Video: The need for automation skills is exploding, freelance survey finds
Until now, automation has gotten a bad rap. In 2013, Oxford professors Carl Frey and Michael Osborne analyzed 702 occupations and declared 69 million US jobs, or 47 percent of the workforce, would be lost. In 2017, CNBC reported that 65 percent of Americans believed other industries would suffer because of automation, but theirs would be unaffected.
Despite the doomsaying being flat-out wrong (automation will only eliminate 9 percent of US jobs in 2018 but also create 2 percent more in a new "automation economy"), the demand for automation has never been higher. Customers expect fast, personalized experiences through frequently updated apps. They do business at all hours and are increasingly comfortable doing it with machines and bots. They trust their personal data will be reliably stored and secured automatically -- no matter where it travels.
We believe that customer demand will deliver an automation tipping point in 2018. While reticence over workforce impact will remain, the age of the customer requires dramatically speeding up the revolution.
In 2018, automation will go from being a political hot topic to having a genuine and measurable impact on our day-to-day lives.
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Forrester's 2018 automation predictions are available today, and we dig into the macro and microeconomic impact of automation in 2018 and the actions leaders need to take. In 2018, we predict that:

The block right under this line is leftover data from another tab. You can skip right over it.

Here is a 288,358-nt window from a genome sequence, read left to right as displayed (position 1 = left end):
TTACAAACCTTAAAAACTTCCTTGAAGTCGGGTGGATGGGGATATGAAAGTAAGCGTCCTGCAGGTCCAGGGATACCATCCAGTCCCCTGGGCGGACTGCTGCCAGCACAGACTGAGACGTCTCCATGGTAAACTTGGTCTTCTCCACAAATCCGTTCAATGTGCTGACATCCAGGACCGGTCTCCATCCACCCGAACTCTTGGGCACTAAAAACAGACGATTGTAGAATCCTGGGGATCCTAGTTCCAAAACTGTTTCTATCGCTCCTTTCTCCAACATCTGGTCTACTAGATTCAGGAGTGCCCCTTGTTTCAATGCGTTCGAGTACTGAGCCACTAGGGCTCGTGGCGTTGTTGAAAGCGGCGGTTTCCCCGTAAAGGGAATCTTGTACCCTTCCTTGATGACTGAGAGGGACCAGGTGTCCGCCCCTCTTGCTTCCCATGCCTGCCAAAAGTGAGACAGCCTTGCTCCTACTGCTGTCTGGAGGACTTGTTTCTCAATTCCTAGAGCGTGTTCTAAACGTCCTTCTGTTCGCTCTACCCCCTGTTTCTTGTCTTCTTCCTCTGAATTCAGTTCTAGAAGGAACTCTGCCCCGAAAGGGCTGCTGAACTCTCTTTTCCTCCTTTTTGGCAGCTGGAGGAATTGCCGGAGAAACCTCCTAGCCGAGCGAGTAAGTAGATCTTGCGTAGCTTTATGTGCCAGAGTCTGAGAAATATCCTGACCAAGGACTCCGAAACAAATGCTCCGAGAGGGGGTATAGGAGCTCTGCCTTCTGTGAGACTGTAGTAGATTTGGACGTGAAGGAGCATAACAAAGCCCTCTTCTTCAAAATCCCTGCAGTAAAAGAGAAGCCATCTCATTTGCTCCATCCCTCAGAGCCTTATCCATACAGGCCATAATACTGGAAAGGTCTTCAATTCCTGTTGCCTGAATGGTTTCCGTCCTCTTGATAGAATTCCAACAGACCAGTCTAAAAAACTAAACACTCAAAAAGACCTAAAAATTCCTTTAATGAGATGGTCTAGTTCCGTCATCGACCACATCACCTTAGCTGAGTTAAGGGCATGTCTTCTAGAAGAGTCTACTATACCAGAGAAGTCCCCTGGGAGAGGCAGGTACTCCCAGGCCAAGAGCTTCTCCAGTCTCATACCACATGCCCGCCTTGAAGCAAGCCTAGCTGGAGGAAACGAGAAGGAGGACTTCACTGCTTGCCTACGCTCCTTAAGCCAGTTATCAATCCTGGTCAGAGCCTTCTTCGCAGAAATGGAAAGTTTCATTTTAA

- A political backlash will briefly impede automation -- and fail. As people become more and more engaged with customer service automation like kiosks and robots, there will be hesitation and, in some cases, resentment over change. However, enterprises and political organizations will reexamine change management procedures and reorient PR to navigate these waters. Automation will eventually win out because its societal and economic benefit will outweigh political resistance.
- Robotic process automation (RPA) will reshape the workforce. As enterprises become more acclimated with automation, RPA will take over low-value repetitive tasks and rote work. In 2018, RPA-based digital workers (i.e., bots) will replace and/or augment 311,000 office and administrative positions and 260,000 sales and related jobs to deliver enhanced customer experiences. Digital transformation spending will increasingly emphasize automation, and operating models will be re-engineered around it.
- Robots will ease your burdens -- if you reskill properly. Automation will let security pros shift from reaction to intent, compliance to handing commodity tasks off to friendly robotic staff, and infrastructure and operations professionals to keeping their hair running software-defined workloads. To manage this, all professionals much become more attuned to code and development (the lingua franca of modern automation). Those who do not risk being automated out of their jobs.
In 2018, automation will permanently change the ways businesses engage with customers. While workforces evolve to leverage it, customer-obsessed organizations must ensure it touches every customer interaction. Ignoring automation as it transforms 2018 needlessly throws away competitive advantage.
-- By Chris Gardner, senior analyst
Forrester predicts 2018 will be a year of reckoning. Download our 2018 predictions guide to gain new insights and help catalyze action at your organization.
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The figure includes global smartphone users, which will reach 3.8 billion, according to the research firm.
2018 will be the year that most enterprises realize AI and other emerging technologies will require hard work.